Kate Middleton



Review Short: Kate Middleton’s Passage

In the prefatory poem titled ‘Lyric’, Kate Middleton writes of ‘Voices torn, / pieced, re-sewn’, a phrase that neatly captures the allusive texture and patchwork procedures of her third collection Passage.

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Introduction to Lindsay Tuggle’s Calenture

Lindsay Tuggle’s poetry is uncomfortable to read: the discomforts one feels in reading her work are the very thing that make it memorable. At once immensely personal, ornate, and unapologetically embedded in female experience, it is a style unconcerned with irony or terseness. It is a verse informed by the still-alive alternative histories of the American South and haunted by the Southern Gothic literature that these histories inform.

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Burial

for Neddy Furious bright day on which the calendar notation reminds of jackhammers at dawn, the digging of a hole to be filled at dusk: pool of clear sky unsympathetic to such endeavour, the careful mapping of dogged grief onto …

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Kate Middleton Reviews Bella Li

Bella Li’s Argosy offers readers a book of real adventure: the adventure of form, and a challenge to our sense of what shapes a narrative. This work is fundamentally hybrid: amid short texts and textual sequences that may be termed prose poems, or micro-essays, or short short fictions, Li intersperses works of collage and photography.

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Berg

A fin of ice arising out of sky, frigid sea A single turret above belies the monolith beneath The berg advances at the speed of a pilgrim travelling on foot Calved from huger sheets and carved, desolate its drapery, its …

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Chimera

Cupped by dirt then buried learning in earth blindness to feel history passing the chimera reads the tracery of the city erupting overhead as Arezzo inhales, sighs Hands reach into trenches dug to lay the city’s new walls and grapple …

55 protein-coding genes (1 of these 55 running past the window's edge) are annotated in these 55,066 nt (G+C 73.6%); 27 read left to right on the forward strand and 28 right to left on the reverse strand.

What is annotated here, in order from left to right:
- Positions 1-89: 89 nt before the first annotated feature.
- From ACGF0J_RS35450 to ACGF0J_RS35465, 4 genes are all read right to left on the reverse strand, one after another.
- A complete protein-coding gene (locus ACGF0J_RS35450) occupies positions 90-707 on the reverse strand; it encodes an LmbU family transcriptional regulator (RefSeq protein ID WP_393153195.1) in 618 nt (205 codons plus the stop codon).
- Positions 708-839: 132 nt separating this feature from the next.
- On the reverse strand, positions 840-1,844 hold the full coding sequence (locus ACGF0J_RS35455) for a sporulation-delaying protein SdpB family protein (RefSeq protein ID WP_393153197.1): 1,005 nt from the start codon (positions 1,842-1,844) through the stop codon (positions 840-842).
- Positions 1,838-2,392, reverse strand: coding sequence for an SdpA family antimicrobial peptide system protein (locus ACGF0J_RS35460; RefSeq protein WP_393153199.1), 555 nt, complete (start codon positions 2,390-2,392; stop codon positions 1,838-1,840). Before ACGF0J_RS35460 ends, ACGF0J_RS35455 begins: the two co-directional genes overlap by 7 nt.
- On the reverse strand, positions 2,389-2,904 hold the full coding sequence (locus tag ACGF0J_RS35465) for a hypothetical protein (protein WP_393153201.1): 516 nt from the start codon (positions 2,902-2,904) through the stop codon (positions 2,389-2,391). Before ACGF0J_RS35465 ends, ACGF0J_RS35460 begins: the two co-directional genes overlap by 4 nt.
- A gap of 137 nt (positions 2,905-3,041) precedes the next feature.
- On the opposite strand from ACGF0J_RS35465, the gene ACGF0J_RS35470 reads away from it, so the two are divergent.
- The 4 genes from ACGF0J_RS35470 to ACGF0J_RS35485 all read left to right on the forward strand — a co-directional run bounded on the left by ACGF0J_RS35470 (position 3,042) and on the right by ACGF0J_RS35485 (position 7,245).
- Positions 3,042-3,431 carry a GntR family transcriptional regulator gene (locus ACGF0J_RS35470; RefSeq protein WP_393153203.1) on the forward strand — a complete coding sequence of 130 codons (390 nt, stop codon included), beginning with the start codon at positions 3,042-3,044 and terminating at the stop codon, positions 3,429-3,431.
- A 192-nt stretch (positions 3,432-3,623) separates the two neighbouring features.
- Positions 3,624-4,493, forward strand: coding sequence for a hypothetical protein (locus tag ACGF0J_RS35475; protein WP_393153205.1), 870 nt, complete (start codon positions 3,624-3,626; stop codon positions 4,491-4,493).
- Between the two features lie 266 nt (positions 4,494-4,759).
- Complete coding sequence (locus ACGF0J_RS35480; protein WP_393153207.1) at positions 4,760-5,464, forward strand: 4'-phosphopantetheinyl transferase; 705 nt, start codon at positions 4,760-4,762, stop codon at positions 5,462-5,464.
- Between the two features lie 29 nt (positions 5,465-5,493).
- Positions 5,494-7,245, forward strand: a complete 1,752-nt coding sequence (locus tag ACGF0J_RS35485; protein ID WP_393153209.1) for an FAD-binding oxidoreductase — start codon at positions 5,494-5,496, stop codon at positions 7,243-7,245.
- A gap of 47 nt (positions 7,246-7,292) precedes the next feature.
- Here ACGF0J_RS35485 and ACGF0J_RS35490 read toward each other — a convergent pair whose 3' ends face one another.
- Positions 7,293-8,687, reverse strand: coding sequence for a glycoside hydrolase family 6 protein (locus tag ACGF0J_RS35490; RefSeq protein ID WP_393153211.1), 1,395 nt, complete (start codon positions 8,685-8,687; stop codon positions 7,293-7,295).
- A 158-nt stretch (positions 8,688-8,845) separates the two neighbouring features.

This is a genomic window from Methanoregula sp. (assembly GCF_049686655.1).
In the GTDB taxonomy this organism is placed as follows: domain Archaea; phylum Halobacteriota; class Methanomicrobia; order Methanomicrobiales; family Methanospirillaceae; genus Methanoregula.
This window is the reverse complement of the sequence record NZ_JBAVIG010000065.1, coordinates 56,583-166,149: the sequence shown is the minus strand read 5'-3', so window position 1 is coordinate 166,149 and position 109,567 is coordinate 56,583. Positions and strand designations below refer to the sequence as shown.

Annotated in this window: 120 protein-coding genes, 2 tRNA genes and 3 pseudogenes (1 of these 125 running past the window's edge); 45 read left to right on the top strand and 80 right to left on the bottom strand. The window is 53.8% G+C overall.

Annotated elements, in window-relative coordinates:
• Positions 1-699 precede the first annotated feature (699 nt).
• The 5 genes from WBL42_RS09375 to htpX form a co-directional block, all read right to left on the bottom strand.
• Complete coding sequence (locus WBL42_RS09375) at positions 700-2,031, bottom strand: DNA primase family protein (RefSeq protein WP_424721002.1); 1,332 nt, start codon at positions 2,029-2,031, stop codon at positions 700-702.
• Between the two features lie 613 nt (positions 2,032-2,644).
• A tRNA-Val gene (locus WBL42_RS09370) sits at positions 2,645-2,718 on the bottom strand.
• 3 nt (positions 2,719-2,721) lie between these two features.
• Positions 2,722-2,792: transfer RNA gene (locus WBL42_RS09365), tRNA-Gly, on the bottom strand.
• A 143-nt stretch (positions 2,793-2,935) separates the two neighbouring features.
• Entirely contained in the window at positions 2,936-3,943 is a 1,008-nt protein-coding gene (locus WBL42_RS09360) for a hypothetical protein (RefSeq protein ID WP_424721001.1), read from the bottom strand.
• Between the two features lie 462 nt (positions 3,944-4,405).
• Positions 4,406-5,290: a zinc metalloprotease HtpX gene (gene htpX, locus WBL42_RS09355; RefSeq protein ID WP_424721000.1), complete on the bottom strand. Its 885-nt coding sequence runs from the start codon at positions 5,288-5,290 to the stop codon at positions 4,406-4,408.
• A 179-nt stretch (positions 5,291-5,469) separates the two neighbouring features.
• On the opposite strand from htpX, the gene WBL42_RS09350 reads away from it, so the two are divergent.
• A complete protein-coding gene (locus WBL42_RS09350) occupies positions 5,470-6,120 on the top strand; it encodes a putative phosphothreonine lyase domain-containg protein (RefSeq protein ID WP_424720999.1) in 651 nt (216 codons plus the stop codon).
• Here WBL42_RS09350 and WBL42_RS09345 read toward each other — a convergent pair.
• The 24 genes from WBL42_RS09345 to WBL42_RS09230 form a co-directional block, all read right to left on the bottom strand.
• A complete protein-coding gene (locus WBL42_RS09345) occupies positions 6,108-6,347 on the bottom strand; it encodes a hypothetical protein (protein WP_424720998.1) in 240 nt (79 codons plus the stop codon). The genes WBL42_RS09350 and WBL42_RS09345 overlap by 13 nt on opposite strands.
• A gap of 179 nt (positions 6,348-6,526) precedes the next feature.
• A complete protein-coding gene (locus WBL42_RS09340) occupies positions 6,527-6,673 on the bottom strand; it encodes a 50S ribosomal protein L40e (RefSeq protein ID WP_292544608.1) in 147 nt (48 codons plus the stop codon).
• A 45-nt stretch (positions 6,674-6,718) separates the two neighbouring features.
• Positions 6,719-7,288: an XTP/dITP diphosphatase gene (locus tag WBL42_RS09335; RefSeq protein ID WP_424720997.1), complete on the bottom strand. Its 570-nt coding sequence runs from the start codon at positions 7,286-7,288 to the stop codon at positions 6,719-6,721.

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Royal baby has first play date

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Libby Hart Reviews Kate Middleton

Ephemeral Waters

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Kate Middleton Reviews Kim Cheng Boey

Clear BrightnessWith Clear Brightness Kim Cheng Boey offers a slim volume that, in addition to addressing notions of place, exile and travel, carries with it a deep melancholy of being written in ‘the lone wastes of middle age’. His explorations of worldliness are welcome, and Boey offers portraits of interconnectedness even as he displays and explores alienation. Moving from markets to Chinatowns, from Singapore’s National Theatre to California’s Santa Barbara, this collection often shows the objects that connect the past to the present, keepsakes available to keepers and gleaners alike.

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Review Short: Stephen Oliver’s Intercolonial

IntercolonialIntercolonial, a new book-length poem by Stephen Oliver, focuses its attention on New Zealand, Australia, and the sea that lies between them. With sweeping long lines, Stephen Oliver zooms in on the details of place and geology: the poem is full of cinematic pans over landscape, seascape and human history, fulfilling what is often a purview of the long poem in naming the world and its inhabitants.

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Scenic Overlook

Stop Go On the road into town out of town, sits Horseshoe Horseshoe Bend, King Bend Bend Navajo Sandstone against Overlook de-silted green and Colorado stripped back from red-brown mudflow A mile over more slickrock and sand pools in late …

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Wandering through the Universal Archive

One of the sequences produced by the collaborative entity, A Constructed World, renders the phrases ‘No need to be great’ and ‘Stay in Groups’ in a range of media – silk-stitch, screen print, photography and painting. One of the painted versions of the image shows a naked woman covered in yellow post-it notes overseen by a hulking, shadowy male. These figures represent the artists Jacqueline Riva and Geoff Lowe. The image appears again in the form of a photograph and the installation was staged in various places around the world – as if the only way to get the message across would be to subject it to constant repetition in as many different formats as possible. Indeed, a number of the collective’s performances and installations attest to the impossibility of communication – even as these take the form of images that can’t fail to deliver. Avant Spectacle A Micro Medicine Show, 2011, features skeleton-costumed performers inexpertly singing and playing instruments while six knee-high wooden letters – S, P, E, E, C and H – burn like small condemned buildings at front of stage.

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